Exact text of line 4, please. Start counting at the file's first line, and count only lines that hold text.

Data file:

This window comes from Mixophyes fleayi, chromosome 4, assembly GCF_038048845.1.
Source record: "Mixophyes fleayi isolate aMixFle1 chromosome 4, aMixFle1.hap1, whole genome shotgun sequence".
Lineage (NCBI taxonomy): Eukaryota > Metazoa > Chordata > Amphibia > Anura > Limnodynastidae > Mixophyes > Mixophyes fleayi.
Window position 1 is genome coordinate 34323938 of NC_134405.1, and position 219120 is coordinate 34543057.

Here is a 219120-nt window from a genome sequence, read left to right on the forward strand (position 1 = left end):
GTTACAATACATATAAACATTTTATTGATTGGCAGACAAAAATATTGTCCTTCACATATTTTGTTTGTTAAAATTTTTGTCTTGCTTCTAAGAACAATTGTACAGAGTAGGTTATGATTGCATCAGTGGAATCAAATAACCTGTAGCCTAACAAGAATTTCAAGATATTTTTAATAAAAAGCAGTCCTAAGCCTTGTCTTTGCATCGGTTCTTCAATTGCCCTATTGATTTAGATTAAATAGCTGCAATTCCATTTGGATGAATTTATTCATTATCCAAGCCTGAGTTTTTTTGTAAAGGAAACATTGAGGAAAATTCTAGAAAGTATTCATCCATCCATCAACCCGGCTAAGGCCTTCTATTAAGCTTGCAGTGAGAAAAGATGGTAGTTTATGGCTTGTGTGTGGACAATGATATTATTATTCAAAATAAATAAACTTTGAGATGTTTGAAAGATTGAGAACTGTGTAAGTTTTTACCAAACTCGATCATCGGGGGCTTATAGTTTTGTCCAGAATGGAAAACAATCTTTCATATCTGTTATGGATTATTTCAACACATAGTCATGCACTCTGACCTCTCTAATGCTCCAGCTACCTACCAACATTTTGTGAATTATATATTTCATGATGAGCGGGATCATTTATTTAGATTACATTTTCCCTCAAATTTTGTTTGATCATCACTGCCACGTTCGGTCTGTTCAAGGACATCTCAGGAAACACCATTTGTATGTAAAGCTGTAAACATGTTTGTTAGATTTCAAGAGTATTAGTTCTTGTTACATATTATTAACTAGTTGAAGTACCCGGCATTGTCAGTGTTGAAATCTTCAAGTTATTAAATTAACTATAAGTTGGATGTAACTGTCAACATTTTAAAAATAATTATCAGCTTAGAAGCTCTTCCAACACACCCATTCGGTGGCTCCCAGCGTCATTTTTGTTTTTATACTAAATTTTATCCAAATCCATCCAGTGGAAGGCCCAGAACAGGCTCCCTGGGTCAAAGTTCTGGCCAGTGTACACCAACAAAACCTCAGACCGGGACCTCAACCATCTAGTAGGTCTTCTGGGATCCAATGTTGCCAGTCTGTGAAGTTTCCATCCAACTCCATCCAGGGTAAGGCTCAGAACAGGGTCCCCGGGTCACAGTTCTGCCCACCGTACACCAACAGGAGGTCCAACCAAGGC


Window position 1 is genome coordinate 34323938 of NC_134405.1, and position 219120 is coordinate 34543057.